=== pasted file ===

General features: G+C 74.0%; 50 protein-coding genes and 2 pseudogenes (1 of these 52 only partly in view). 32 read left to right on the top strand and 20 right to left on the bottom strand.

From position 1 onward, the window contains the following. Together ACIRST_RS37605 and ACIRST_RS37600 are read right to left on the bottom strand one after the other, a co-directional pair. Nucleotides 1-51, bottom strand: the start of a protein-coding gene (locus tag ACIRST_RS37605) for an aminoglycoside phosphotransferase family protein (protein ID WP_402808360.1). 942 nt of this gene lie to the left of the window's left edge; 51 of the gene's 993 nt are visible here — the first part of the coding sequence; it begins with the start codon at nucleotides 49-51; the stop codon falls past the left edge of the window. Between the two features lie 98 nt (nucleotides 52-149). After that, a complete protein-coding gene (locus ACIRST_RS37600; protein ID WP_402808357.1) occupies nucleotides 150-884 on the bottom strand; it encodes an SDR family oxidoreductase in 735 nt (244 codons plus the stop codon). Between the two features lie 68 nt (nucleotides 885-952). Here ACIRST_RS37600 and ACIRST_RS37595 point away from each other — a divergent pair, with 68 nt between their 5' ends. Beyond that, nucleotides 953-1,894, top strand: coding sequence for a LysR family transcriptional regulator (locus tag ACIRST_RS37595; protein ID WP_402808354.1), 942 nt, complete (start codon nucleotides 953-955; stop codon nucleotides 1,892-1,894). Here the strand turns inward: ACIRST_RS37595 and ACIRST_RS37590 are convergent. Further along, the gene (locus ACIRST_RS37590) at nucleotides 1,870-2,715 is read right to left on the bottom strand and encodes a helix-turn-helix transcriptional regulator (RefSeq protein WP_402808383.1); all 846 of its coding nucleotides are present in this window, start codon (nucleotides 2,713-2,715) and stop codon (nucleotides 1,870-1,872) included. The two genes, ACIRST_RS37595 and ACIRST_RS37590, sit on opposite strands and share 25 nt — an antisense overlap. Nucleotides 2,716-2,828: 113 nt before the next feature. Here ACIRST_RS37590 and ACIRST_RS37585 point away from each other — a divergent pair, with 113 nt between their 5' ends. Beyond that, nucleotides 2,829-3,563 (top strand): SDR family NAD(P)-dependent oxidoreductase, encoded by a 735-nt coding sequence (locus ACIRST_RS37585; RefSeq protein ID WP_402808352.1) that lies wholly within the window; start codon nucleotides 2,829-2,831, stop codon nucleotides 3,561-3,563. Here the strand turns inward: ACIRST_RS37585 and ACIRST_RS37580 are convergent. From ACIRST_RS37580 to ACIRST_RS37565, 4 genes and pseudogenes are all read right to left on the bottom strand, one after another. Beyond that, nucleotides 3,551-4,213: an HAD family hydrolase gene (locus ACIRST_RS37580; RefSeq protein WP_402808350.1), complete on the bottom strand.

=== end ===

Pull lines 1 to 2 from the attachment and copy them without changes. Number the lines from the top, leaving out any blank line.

General features: G+C 74.0%; 50 protein-coding genes and 2 pseudogenes (1 of these 52 only partly in view). 32 read left to right on the top strand and 20 right to left on the bottom strand.

From position 1 onward, the window contains the following. Together ACIRST_RS37605 and ACIRST_RS37600 are read right to left on the bottom strand one after the other, a co-directional pair. Nucleotides 1-51, bottom strand: the start of a protein-coding gene (locus tag ACIRST_RS37605) for an aminoglycoside phosphotransferase family protein (protein ID WP_402808360.1). 942 nt of this gene lie to the left of the window's left edge; 51 of the gene's 993 nt are visible here — the first part of the coding sequence; it begins with the start codon at nucleotides 49-51; the stop codon falls past the left edge of the window. Between the two features lie 98 nt (nucleotides 52-149). After that, a complete protein-coding gene (locus ACIRST_RS37600; protein ID WP_402808357.1) occupies nucleotides 150-884 on the bottom strand; it encodes an SDR family oxidoreductase in 735 nt (244 codons plus the stop codon). Between the two features lie 68 nt (nucleotides 885-952). Here ACIRST_RS37600 and ACIRST_RS37595 point away from each other — a divergent pair, with 68 nt between their 5' ends. Beyond that, nucleotides 953-1,894, top strand: coding sequence for a LysR family transcriptional regulator (locus tag ACIRST_RS37595; protein ID WP_402808354.1), 942 nt, complete (start codon nucleotides 953-955; stop codon nucleotides 1,892-1,894). Here the strand turns inward: ACIRST_RS37595 and ACIRST_RS37590 are convergent. Further along, the gene (locus ACIRST_RS37590) at nucleotides 1,870-2,715 is read right to left on the bottom strand and encodes a helix-turn-helix transcriptional regulator (RefSeq protein WP_402808383.1); all 846 of its coding nucleotides are present in this window, start codon (nucleotides 2,713-2,715) and stop codon (nucleotides 1,870-1,872) included. The two genes, ACIRST_RS37595 and ACIRST_RS37590, sit on opposite strands and share 25 nt — an antisense overlap. Nucleotides 2,716-2,828: 113 nt before the next feature. Here ACIRST_RS37590 and ACIRST_RS37585 point away from each other — a divergent pair, with 113 nt between their 5' ends. Beyond that, nucleotides 2,829-3,563 (top strand): SDR family NAD(P)-dependent oxidoreductase, encoded by a 735-nt coding sequence (locus ACIRST_RS37585; RefSeq protein ID WP_402808352.1) that lies wholly within the window; start codon nucleotides 2,829-2,831, stop codon nucleotides 3,561-3,563. Here the strand turns inward: ACIRST_RS37585 and ACIRST_RS37580 are convergent. From ACIRST_RS37580 to ACIRST_RS37565, 4 genes and pseudogenes are all read right to left on the bottom strand, one after another. Beyond that, nucleotides 3,551-4,213: an HAD family hydrolase gene (locus ACIRST_RS37580; RefSeq protein WP_402808350.1), complete on the bottom strand.